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Events for November

The Churches Conservation Trust - the national charity protecting historic churches at risk - is piloting a new scheme called Edible Churchscapes to help communities understand and better manage the bio-diversity of churchyards, while at the same time creating a local food hub as they learn processes such as fruit grafting, apple tree care and cider making. Although the scheme is ongoing, there may still be time to make a special training day on October 29 (National Apple Day) at the historic church of St Martin's at Preston Gubbals, Shropshire, which is the first location to trial the initiative.

Activities will include cider making and a fungi and moth survey. Cared for by the CCT, the church and churchyard dates back to the Medieval period. The churchyard is already home to wide variety of plants and animals, illustrating the value these historic patches of land can provide to local communities.

The CCT cares for historic churches that are no longer used for regular worship but which remain consecrated. Its new edible churchyard scheme provides a framework for just one example of how communities can best manage the churchyards of the 340 churches under its care, while at the same time teaching local populations the principals of biodiversity management and sustainable food production which can be practiced anywhere.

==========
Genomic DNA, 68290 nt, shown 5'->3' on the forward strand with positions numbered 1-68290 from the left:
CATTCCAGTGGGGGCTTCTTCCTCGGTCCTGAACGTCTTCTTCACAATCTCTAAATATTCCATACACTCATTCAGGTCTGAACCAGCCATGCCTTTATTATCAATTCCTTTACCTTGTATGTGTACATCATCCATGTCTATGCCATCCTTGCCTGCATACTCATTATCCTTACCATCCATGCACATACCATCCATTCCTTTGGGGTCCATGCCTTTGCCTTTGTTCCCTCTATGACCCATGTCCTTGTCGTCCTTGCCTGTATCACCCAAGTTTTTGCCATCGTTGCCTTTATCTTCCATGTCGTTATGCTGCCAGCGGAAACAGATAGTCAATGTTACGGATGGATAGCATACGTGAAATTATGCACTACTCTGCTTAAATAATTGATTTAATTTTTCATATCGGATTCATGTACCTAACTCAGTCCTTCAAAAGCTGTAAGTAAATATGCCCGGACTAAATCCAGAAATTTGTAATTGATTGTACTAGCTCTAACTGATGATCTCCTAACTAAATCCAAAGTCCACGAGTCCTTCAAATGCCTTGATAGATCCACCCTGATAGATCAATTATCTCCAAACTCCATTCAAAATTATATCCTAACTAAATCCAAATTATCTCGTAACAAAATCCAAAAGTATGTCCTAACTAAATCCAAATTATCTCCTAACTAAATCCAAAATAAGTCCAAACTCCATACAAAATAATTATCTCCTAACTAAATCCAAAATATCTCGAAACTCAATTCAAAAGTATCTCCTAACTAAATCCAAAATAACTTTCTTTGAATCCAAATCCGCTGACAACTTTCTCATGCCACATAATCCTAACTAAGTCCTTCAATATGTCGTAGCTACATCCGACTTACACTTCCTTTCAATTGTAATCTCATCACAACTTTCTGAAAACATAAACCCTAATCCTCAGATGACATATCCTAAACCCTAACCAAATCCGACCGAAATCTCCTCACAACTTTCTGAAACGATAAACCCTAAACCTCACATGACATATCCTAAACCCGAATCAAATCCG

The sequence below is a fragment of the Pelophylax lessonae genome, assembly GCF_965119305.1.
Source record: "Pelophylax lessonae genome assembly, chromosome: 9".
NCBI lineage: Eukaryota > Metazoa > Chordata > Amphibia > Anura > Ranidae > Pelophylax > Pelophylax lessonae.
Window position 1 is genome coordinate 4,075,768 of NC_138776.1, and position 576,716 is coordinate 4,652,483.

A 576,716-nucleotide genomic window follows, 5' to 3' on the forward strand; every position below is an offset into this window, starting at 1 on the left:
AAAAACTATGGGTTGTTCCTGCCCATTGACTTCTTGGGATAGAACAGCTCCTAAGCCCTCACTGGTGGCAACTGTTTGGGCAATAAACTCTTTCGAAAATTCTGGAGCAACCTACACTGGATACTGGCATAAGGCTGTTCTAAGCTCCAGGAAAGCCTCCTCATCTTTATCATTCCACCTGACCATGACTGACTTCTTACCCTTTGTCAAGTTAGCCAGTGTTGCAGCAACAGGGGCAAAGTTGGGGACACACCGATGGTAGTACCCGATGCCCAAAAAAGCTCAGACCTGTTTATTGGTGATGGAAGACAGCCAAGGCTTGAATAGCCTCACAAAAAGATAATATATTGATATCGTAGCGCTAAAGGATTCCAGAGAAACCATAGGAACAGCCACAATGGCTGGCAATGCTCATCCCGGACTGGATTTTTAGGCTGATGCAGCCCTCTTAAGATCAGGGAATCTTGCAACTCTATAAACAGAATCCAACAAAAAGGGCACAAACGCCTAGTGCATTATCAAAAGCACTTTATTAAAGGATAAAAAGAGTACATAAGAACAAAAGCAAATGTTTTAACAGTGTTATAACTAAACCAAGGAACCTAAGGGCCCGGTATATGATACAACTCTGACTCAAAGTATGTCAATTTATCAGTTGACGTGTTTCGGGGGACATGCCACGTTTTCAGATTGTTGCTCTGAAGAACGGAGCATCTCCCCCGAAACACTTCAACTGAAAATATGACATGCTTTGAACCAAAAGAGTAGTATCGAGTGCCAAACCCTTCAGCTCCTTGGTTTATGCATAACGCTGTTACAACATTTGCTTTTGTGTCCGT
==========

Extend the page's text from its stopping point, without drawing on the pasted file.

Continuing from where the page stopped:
Edible Churchscape are scheduled to focus on: habitat surveys and species recording exercises; learning a range of techniques to increase wildlife potential such as encouraging wildflower meadows; species-specific habitat creation; hedge laying and grafting hedges with local heritage food-producing trees; and bringing ancient skills to a new 21st-century audience. One focus of the event on October 29 will the art of cider making with a discussion of how the site could be most productive as an edible churchscape and how to get involved in mapping what could go where.

For more information find the Edible Churchscapes page on Facebook.

This autumn, St Paul's Cathedral hosts a series of public debates about some of the most controversial people in the Bible: Eve, Moses, Job, Mary, Judas and Jesus. The series concludes on November 8 with Jesus: King, criminal, God. 'Even non-believers now think him a good man, but in his day he was thought so dangerous that he could only be silenced by death. What on earth does this story mean?' See

Chislehurst Methodist church will host a selection of 30 images until October 29. Admission is free, but there are a range of connected events for all the family, for which an entry of £5 will be charged. For all the details visit